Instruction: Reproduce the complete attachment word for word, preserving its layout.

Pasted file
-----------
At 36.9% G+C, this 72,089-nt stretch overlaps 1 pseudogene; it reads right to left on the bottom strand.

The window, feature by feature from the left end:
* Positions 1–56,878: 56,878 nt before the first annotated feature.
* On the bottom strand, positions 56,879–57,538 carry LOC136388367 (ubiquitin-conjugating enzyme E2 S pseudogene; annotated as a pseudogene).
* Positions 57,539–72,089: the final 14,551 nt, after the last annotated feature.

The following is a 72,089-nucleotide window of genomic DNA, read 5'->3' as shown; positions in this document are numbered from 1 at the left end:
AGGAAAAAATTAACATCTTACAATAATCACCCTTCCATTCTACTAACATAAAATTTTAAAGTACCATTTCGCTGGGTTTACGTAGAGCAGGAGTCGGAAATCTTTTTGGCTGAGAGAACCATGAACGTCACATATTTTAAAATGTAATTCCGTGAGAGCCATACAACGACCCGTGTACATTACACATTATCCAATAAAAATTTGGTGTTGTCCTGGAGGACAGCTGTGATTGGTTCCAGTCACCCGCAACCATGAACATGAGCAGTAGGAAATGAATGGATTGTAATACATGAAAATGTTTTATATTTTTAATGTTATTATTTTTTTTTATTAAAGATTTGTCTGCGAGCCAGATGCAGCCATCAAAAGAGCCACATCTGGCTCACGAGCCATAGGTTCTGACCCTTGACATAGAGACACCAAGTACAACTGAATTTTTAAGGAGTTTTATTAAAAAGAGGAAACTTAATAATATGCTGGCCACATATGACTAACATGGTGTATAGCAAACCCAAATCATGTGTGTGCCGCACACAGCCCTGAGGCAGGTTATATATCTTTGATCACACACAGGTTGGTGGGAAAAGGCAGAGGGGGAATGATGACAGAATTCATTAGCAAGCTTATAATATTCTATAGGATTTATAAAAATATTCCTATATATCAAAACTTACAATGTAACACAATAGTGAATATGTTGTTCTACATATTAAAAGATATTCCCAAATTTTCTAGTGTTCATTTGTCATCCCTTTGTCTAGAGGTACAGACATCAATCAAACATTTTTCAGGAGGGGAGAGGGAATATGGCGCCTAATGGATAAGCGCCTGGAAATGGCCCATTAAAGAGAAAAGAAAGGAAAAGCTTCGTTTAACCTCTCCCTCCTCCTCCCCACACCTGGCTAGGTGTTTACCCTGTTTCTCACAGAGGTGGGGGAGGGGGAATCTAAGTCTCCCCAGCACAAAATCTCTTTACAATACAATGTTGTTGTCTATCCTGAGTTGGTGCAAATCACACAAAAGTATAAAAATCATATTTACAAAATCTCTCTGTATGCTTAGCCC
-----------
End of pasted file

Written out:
At 36.9% G+C, this 72,089-nt stretch overlaps 1 pseudogene; it reads right to left on the bottom strand.

The window, feature by feature from the left end:
* Positions 1–56,878: 56,878 nt before the first annotated feature.
* On the bottom strand, positions 56,879–57,538 carry LOC136388367 (ubiquitin-conjugating enzyme E2 S pseudogene; annotated as a pseudogene).
* Positions 57,539–72,089: the final 14,551 nt, after the last annotated feature.

The following is a 72,089-nucleotide window of genomic DNA, read 5'->3' as shown; positions in this document are numbered from 1 at the left end:
AGGAAAAAATTAACATCTTACAATAATCACCCTTCCATTCTACTAACATAAAATTTTAAAGTACCATTTCGCTGGGTTTACGTAGAGCAGGAGTCGGAAATCTTTTTGGCTGAGAGAACCATGAACGTCACATATTTTAAAATGTAATTCCGTGAGAGCCATACAACGACCCGTGTACATTACACATTATCCAATAAAAATTTGGTGTTGTCCTGGAGGACAGCTGTGATTGGTTCCAGTCACCCGCAACCATGAACATGAGCAGTAGGAAATGAATGGATTGTAATACATGAAAATGTTTTATATTTTTAATGTTATTATTTTTTTTTATTAAAGATTTGTCTGCGAGCCAGATGCAGCCATCAAAAGAGCCACATCTGGCTCACGAGCCATAGGTTCTGACCCTTGACATAGAGACACCAAGTACAACTGAATTTTTAAGGAGTTTTATTAAAAAGAGGAAACTTAATAATATGCTGGCCACATATGACTAACATGGTGTATAGCAAACCCAAATCATGTGTGTGCCGCACACAGCCCTGAGGCAGGTTATATATCTTTGATCACACACAGGTTGGTGGGAAAAGGCAGAGGGGGAATGATGACAGAATTCATTAGCAAGCTTATAATATTCTATAGGATTTATAAAAATATTCCTATATATCAAAACTTACAATGTAACACAATAGTGAATATGTTGTTCTACATATTAAAAGATATTCCCAAATTTTCTAGTGTTCATTTGTCATCCCTTTGTCTAGAGGTACAGACATCAATCAAACATTTTTCAGGAGGGGAGAGGGAATATGGCGCCTAATGGATAAGCGCCTGGAAATGGCCCATTAAAGAGAAAAGAAAGGAAAAGCTTCGTTTAACCTCTCCCTCCTCCTCCCCACACCTGGCTAGGTGTTTACCCTGTTTCTCACAGAGGTGGGGGAGGGGGAATCTAAGTCTCCCCAGCACAAAATCTCTTTACAATACAATGTTGTTGTCTATCCTGAGTTGGTGCAAATCACACAAAAGTATAAAAATCATATTTACAAAATCTCTCTGTATGCTTAGCCC